Social Network Analysis (SNA) is used to study the exchange of resources among individuals, groups, or organizations. The role of individuals or connections in a network is described by a set of centrality metrics which represent one of the most important results of SNA. Degree, closeness, betweenness and clustering coefficient are the most used centrality measures. Their use is, however, severely hampered by their computation cost. This issue can be overcome by an algorithm called Game of Thieves (GoT). Thanks to this new algorithm, we can compute the importance of all elements in a network (i.e. vertices and edges), compared to the total number of vertices. This calculation is done not in a quadratic time, as when we use the classical methods, but in polylogarithmic time. Starting from this we present our results on the correlation existing between GoT and the most widely used centrality measures. From our experiments emerge that a strong correlation exists, which makes GoT eligible as a centrality measure for large scale complex networks.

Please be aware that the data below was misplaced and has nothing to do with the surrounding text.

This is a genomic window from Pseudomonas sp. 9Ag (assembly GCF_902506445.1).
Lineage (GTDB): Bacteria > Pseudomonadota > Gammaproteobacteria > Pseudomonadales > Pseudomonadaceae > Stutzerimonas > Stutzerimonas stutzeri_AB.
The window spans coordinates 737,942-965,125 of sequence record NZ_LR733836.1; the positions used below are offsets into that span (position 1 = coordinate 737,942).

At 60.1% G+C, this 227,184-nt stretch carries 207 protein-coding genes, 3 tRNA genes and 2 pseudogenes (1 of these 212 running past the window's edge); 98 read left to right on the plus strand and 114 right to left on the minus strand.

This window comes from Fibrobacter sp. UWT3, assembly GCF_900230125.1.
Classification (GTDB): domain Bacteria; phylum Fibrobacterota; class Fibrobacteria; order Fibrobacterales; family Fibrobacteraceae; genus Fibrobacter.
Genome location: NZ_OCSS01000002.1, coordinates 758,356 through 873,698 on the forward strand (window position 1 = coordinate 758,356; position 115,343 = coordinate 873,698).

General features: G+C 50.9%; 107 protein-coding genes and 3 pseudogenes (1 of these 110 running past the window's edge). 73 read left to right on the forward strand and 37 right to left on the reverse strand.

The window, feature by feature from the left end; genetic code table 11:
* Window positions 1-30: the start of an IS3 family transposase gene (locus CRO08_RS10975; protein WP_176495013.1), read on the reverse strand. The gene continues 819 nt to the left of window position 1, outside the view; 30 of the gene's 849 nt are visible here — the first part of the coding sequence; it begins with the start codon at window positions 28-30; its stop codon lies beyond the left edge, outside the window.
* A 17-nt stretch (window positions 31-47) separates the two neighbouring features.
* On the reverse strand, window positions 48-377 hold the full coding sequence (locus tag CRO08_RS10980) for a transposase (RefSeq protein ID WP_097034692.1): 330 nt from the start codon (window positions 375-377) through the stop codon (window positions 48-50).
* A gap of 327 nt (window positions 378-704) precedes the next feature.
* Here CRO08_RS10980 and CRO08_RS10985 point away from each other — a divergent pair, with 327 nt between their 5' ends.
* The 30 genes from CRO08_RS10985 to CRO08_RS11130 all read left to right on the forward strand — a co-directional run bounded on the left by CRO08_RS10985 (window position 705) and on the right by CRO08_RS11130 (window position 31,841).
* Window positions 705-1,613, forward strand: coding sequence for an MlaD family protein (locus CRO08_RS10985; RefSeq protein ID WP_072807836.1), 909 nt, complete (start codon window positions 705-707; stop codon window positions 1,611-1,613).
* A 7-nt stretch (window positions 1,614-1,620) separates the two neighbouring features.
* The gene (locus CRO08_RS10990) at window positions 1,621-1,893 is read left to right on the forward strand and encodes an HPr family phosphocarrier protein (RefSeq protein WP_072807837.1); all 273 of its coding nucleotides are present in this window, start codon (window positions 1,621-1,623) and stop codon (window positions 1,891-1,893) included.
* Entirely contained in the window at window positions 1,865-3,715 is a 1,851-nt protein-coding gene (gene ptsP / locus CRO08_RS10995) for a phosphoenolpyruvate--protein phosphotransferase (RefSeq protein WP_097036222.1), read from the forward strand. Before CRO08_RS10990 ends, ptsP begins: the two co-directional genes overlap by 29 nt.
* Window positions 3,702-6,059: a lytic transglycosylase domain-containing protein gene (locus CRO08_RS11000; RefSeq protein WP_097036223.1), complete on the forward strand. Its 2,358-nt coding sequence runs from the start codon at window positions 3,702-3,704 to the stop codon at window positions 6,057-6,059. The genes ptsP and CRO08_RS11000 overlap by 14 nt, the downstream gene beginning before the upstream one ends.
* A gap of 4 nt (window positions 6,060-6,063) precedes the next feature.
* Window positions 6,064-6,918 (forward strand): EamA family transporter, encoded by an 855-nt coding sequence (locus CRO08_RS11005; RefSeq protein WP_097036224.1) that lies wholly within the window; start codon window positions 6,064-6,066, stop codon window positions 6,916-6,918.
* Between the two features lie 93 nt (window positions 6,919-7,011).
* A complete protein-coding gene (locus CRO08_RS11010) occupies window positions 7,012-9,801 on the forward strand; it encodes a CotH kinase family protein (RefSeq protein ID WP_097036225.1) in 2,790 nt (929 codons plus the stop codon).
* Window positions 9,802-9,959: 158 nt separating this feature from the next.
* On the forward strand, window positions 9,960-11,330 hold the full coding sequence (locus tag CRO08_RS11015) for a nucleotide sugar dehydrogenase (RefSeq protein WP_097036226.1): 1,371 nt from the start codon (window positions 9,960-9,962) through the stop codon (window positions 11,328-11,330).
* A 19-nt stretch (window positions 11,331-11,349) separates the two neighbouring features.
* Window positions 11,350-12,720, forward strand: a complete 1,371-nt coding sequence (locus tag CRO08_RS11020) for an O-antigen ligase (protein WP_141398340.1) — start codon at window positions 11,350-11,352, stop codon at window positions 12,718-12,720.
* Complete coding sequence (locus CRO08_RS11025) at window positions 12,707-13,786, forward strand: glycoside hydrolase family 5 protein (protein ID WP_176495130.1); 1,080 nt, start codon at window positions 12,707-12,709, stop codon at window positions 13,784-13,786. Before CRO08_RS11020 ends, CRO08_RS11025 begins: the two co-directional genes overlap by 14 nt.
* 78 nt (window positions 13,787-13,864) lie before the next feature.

### Correlations Among Game of Thieves and Other Centrality Measures in Complex Networks

#### Abstract

Social Network Analysis (SNA) is used to study the exchange of resources among individuals, groups, or organizations. The role of individuals or connections in a network is described by a set of centrality metrics which represent one of the most important results of SNA. Degree, closeness, betweenness and clustering coefficient are the most used centrality measures. Their use is, however, severely hampered by their computation cost. This issue can be overcome by an algorithm called Game of Thieves (GoT). Thanks to this new algorithm, we can compute the importance of all elements in a network (i.e. vertices and edges), compared to the total number of vertices. This calculation is done not in a quadratic time, as when we use the classical methods, but in polylogarithmic time. Starting from this we present our results on the correlation existing between GoT and the most widely used centrality measures. From our experiments emerge that a strong correlation exists, which makes GoT eligible as a centrality measure for large scale complex networks.
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2021
978-3-030-67196-9
978-3-030-67197-6
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Utilizza questo identificativo per citare o creare un link a questo documento: `https://hdl.handle.net/11570/3218526`
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